Proposal for papers, workshops, demonstrations, lecture-recitals, and panels are solicited by February 16 2018. Please send a proposal of c.200 words including the session/paper format, the names and affiliations of any speakers, and contact details for the proposer, to jcook2@exseed.ed.ac.uk. If you have any questions about the conference, feel free to contact any of the organisers. To register as an attendee, follow this link:  http://blogs.bcu.ac.uk/remoss/2018-conference/.  Sign-up for our jiscmail newsletter at: REMOSS@JISCMAIL.AC.UK

Conference attendance will be free. Digital presentations will be available for speakers who cannot attend in person and, as always, the event will be live-streamed for those who wish to attend digitally.

Dr James Cook, University of Edinburgh (jcook2@exseed.ed.ac.uk)

Dr Alex Kolassa, Royal Holloway, University of London (alexander.kolassa@rhul.ac.uk)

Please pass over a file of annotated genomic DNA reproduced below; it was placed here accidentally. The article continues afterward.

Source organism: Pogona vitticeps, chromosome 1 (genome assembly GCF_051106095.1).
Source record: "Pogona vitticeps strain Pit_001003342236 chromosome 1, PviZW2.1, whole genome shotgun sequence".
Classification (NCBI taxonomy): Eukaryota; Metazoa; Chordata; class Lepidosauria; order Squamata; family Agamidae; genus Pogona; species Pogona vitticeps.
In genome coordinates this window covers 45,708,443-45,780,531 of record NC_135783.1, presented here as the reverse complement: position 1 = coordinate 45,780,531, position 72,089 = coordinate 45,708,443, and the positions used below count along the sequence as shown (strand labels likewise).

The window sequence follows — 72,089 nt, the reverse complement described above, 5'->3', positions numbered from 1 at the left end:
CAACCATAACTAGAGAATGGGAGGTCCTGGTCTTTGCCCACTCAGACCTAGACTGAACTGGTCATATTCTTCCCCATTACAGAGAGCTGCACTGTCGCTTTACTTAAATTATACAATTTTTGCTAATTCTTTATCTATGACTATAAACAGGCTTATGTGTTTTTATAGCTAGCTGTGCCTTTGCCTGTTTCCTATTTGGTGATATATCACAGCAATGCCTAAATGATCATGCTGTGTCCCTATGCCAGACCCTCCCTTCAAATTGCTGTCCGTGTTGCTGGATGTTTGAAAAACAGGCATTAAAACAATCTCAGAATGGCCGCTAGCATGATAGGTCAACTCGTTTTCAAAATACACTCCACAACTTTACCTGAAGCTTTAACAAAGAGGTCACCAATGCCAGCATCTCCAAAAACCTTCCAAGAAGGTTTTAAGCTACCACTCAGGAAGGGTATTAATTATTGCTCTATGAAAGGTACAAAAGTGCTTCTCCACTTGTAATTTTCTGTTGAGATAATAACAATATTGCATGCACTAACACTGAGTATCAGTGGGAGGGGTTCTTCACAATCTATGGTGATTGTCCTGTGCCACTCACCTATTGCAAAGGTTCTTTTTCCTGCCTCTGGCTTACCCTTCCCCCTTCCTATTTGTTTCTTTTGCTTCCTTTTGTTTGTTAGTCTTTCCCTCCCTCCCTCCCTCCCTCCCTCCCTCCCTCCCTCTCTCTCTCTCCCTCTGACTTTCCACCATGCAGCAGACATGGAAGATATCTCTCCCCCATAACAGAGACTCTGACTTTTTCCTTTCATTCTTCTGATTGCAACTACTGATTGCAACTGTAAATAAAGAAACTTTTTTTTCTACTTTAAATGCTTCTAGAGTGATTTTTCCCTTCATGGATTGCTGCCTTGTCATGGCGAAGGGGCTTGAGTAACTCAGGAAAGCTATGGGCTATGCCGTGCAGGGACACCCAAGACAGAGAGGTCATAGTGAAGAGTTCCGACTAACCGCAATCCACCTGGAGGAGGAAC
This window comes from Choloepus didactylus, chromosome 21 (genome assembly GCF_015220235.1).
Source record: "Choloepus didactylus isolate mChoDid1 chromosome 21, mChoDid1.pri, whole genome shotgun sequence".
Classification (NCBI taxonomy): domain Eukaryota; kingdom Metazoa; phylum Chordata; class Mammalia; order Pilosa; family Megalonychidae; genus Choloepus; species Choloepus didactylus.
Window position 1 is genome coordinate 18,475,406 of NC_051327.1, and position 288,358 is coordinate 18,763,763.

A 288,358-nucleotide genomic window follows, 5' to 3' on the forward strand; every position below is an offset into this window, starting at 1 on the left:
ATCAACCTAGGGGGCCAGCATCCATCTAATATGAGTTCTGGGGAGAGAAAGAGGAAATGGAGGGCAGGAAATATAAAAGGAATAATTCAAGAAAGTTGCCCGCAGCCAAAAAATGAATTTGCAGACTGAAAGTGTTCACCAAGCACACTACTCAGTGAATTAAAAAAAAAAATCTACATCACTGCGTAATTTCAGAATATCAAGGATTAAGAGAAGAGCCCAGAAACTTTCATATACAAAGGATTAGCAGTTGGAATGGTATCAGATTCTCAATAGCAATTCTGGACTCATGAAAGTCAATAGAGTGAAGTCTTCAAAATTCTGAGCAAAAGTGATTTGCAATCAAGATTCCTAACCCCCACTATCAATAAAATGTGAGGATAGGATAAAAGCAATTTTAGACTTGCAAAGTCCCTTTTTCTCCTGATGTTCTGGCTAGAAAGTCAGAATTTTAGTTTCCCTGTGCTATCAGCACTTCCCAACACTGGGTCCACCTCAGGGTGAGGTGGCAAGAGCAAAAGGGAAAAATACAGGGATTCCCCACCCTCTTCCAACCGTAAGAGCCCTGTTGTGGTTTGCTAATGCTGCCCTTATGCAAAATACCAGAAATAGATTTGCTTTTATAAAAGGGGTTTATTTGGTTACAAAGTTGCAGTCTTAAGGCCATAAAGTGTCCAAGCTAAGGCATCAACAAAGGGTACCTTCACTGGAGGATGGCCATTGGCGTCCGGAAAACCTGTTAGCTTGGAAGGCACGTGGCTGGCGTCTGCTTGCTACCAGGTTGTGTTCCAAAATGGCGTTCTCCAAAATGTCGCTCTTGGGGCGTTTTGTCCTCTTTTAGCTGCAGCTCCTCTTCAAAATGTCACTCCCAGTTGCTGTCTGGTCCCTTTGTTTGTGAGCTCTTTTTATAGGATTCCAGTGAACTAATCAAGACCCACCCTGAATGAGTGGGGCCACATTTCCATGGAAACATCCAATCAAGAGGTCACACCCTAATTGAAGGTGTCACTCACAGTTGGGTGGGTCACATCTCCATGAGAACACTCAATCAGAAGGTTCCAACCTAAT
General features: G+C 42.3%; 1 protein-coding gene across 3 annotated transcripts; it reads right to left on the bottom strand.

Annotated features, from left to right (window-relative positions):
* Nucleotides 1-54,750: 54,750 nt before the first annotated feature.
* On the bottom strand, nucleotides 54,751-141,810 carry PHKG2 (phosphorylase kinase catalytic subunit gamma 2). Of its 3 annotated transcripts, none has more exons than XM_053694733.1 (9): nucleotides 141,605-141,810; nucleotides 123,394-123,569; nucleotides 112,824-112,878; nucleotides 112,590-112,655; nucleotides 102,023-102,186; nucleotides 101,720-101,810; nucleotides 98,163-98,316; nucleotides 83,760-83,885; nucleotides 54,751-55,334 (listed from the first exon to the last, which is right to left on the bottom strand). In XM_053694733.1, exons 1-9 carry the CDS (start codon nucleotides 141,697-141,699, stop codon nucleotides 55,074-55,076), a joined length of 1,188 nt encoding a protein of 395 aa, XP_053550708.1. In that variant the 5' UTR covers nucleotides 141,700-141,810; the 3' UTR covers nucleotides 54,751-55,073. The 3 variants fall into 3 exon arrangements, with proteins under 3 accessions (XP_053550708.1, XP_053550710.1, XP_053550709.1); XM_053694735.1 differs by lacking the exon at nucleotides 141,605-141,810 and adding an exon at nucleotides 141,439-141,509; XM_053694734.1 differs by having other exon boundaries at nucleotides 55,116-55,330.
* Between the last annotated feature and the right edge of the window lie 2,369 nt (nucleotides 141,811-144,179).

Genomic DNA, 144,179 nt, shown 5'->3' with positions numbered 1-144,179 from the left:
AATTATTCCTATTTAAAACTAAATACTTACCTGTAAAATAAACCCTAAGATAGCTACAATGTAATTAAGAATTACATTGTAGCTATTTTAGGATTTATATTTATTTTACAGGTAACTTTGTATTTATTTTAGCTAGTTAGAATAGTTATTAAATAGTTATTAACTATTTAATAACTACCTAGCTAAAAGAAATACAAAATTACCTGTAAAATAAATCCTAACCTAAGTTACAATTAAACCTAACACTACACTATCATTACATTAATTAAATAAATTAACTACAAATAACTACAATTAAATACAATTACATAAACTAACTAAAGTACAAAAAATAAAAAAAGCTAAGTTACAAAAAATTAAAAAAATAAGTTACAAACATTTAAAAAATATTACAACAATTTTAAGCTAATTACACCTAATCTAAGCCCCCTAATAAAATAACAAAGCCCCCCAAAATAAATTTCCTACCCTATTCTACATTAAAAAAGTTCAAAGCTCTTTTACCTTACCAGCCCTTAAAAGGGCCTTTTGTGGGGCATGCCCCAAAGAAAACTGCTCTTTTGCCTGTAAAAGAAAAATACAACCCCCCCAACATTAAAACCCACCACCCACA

Dr Alex Robinson, Paris-Sorbonne University (alex_robinson81@hotmail.com)

Dr Adam Whittaker, Birmingham City University (adam.whittaker@bcu.ac.uk)

Musical Culture in the Wars of Religion, 1550-1650

 

Conference Dates:

17-18 March 2018

 

Location:

St Catharine’s College, University of Cambridge

Trumpington Street

Cambridge

CB2 1RL

 

Organisers:

Edward Wickham, Tom Hamilton, Alex Robinson

Conference Description

Talks by:

Peter Bennett (Case Western Reserve), Marie-Alexis Colin (Brussels), Tom Hamilton (Cambridge), Kat Hill (Birkbeck), Melinda Latour (Tufts), David van der Linden (Groningen), Margaret McGowan (Sussex), Emilie Murphy (York), David Potter (Kent), Alex Robinson (Cambridge), John Romey (Case Western Reserve), Daniel Trocmé Latter (Cambridge),